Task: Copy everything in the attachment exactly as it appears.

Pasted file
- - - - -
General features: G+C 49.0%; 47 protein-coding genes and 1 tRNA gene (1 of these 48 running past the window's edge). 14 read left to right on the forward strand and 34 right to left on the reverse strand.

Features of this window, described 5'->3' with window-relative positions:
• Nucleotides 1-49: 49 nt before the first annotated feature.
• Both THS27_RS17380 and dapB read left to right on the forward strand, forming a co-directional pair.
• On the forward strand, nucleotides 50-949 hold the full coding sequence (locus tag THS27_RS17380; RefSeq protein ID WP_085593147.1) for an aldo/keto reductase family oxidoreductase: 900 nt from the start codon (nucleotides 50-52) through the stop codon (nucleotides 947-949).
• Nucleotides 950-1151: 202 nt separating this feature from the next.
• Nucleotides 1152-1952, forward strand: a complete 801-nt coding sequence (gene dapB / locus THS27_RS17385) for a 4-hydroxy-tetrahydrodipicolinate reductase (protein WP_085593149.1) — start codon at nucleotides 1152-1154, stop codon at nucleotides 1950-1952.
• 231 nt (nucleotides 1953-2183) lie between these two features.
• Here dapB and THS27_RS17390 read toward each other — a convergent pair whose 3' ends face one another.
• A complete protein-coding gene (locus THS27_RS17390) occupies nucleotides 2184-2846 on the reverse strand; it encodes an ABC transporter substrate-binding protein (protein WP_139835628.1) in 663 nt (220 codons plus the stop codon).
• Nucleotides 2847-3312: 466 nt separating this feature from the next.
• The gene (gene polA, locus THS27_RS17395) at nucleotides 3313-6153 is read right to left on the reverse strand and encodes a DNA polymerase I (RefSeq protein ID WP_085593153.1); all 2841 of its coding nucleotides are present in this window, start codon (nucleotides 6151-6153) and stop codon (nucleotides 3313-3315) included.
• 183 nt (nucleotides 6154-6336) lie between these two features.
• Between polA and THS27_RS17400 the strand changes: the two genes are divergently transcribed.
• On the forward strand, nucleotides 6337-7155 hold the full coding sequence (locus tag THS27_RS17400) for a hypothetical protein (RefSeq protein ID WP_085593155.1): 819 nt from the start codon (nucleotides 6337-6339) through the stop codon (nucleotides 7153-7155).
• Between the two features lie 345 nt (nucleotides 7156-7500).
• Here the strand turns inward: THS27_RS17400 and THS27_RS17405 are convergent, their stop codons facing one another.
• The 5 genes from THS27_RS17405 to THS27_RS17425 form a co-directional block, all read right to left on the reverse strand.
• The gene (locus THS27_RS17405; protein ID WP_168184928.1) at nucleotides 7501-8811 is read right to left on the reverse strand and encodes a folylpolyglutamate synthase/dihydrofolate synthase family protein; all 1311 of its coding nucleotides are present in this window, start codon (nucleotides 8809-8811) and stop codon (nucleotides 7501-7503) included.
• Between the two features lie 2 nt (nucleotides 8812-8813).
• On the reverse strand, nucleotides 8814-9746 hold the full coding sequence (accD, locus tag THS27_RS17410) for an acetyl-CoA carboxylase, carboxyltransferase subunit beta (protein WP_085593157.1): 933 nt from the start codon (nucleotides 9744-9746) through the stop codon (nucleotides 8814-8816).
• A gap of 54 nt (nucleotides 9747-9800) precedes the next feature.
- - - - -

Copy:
General features: G+C 49.0%; 47 protein-coding genes and 1 tRNA gene (1 of these 48 running past the window's edge). 14 read left to right on the forward strand and 34 right to left on the reverse strand.

Features of this window, described 5'->3' with window-relative positions:
• Nucleotides 1-49: 49 nt before the first annotated feature.
• Both THS27_RS17380 and dapB read left to right on the forward strand, forming a co-directional pair.
• On the forward strand, nucleotides 50-949 hold the full coding sequence (locus tag THS27_RS17380; RefSeq protein ID WP_085593147.1) for an aldo/keto reductase family oxidoreductase: 900 nt from the start codon (nucleotides 50-52) through the stop codon (nucleotides 947-949).
• Nucleotides 950-1151: 202 nt separating this feature from the next.
• Nucleotides 1152-1952, forward strand: a complete 801-nt coding sequence (gene dapB / locus THS27_RS17385) for a 4-hydroxy-tetrahydrodipicolinate reductase (protein WP_085593149.1) — start codon at nucleotides 1152-1154, stop codon at nucleotides 1950-1952.
• 231 nt (nucleotides 1953-2183) lie between these two features.
• Here dapB and THS27_RS17390 read toward each other — a convergent pair whose 3' ends face one another.
• A complete protein-coding gene (locus THS27_RS17390) occupies nucleotides 2184-2846 on the reverse strand; it encodes an ABC transporter substrate-binding protein (protein WP_139835628.1) in 663 nt (220 codons plus the stop codon).
• Nucleotides 2847-3312: 466 nt separating this feature from the next.
• The gene (gene polA, locus THS27_RS17395) at nucleotides 3313-6153 is read right to left on the reverse strand and encodes a DNA polymerase I (RefSeq protein ID WP_085593153.1); all 2841 of its coding nucleotides are present in this window, start codon (nucleotides 6151-6153) and stop codon (nucleotides 3313-3315) included.
• 183 nt (nucleotides 6154-6336) lie between these two features.
• Between polA and THS27_RS17400 the strand changes: the two genes are divergently transcribed.
• On the forward strand, nucleotides 6337-7155 hold the full coding sequence (locus tag THS27_RS17400) for a hypothetical protein (RefSeq protein ID WP_085593155.1): 819 nt from the start codon (nucleotides 6337-6339) through the stop codon (nucleotides 7153-7155).
• Between the two features lie 345 nt (nucleotides 7156-7500).
• Here the strand turns inward: THS27_RS17400 and THS27_RS17405 are convergent, their stop codons facing one another.
• The 5 genes from THS27_RS17405 to THS27_RS17425 form a co-directional block, all read right to left on the reverse strand.
• The gene (locus THS27_RS17405; protein ID WP_168184928.1) at nucleotides 7501-8811 is read right to left on the reverse strand and encodes a folylpolyglutamate synthase/dihydrofolate synthase family protein; all 1311 of its coding nucleotides are present in this window, start codon (nucleotides 8809-8811) and stop codon (nucleotides 7501-7503) included.
• Between the two features lie 2 nt (nucleotides 8812-8813).
• On the reverse strand, nucleotides 8814-9746 hold the full coding sequence (accD, locus tag THS27_RS17410) for an acetyl-CoA carboxylase, carboxyltransferase subunit beta (protein WP_085593157.1): 933 nt from the start codon (nucleotides 9744-9746) through the stop codon (nucleotides 8814-8816).
• A gap of 54 nt (nucleotides 9747-9800) precedes the next feature.